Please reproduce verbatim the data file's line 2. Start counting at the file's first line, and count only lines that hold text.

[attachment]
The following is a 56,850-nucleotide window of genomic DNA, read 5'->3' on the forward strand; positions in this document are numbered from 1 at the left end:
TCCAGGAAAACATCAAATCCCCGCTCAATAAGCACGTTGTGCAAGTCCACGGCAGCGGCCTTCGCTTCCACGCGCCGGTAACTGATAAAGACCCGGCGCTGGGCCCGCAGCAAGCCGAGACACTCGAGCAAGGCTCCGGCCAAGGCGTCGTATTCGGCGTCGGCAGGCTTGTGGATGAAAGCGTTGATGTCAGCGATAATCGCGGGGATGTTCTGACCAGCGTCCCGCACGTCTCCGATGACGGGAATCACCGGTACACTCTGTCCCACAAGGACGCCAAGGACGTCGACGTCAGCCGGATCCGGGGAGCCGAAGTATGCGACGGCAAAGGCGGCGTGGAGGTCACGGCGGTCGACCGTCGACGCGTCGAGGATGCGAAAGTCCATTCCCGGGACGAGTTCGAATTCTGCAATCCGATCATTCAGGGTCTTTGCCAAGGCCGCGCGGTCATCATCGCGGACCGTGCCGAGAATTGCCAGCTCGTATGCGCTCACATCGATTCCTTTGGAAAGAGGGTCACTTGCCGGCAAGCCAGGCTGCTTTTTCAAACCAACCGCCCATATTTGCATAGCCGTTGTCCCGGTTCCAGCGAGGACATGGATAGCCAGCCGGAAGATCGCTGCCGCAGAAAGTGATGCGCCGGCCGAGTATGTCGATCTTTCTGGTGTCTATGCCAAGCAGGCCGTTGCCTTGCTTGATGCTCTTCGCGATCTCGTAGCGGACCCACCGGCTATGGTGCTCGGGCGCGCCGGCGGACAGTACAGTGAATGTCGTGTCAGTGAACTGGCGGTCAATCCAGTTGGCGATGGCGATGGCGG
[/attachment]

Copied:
TCCAGGAAAACATCAAATCCCCGCTCAATAAGCACGTTGTGCAAGTCCACGGCAGCGGCCTTCGCTTCCACGCGCCGGTAACTGATAAAGACCCGGCGCTGGGCCCGCAGCAAGCCGAGACACTCGAGCAAGGCTCCGGCCAAGGCGTCGTATTCGGCGTCGGCAGGCTTGTGGATGAAAGCGTTGATGTCAGCGATAATCGCGGGGATGTTCTGACCAGCGTCCCGCACGTCTCCGATGACGGGAATCACCGGTACACTCTGTCCCACAAGGACGCCAAGGACGTCGACGTCAGCCGGATCCGGGGAGCCGAAGTATGCGACGGCAAAGGCGGCGTGGAGGTCACGGCGGTCGACCGTCGACGCGTCGAGGATGCGAAAGTCCATTCCCGGGACGAGTTCGAATTCTGCAATCCGATCATTCAGGGTCTTTGCCAAGGCCGCGCGGTCATCATCGCGGACCGTGCCGAGAATTGCCAGCTCGTATGCGCTCACATCGATTCCTTTGGAAAGAGGGTCACTTGCCGGCAAGCCAGGCTGCTTTTTCAAACCAACCGCCCATATTTGCATAGCCGTTGTCCCGGTTCCAGCGAGGACATGGATAGCCAGCCGGAAGATCGCTGCCGCAGAAAGTGATGCGCCGGCCGAGTATGTCGATCTTTCTGGTGTCTATGCCAAGCAGGCCGTTGCCTTGCTTGATGCTCTTCGCGATCTCGTAGCGGACCCACCGGCTATGGTGCTCGGGCGCGCCGGCGGACAGTACAGTGAATGTCGTGTCAGTGAACTGGCGGTCAATCCAGTTGGCGATGGCGATGGCGG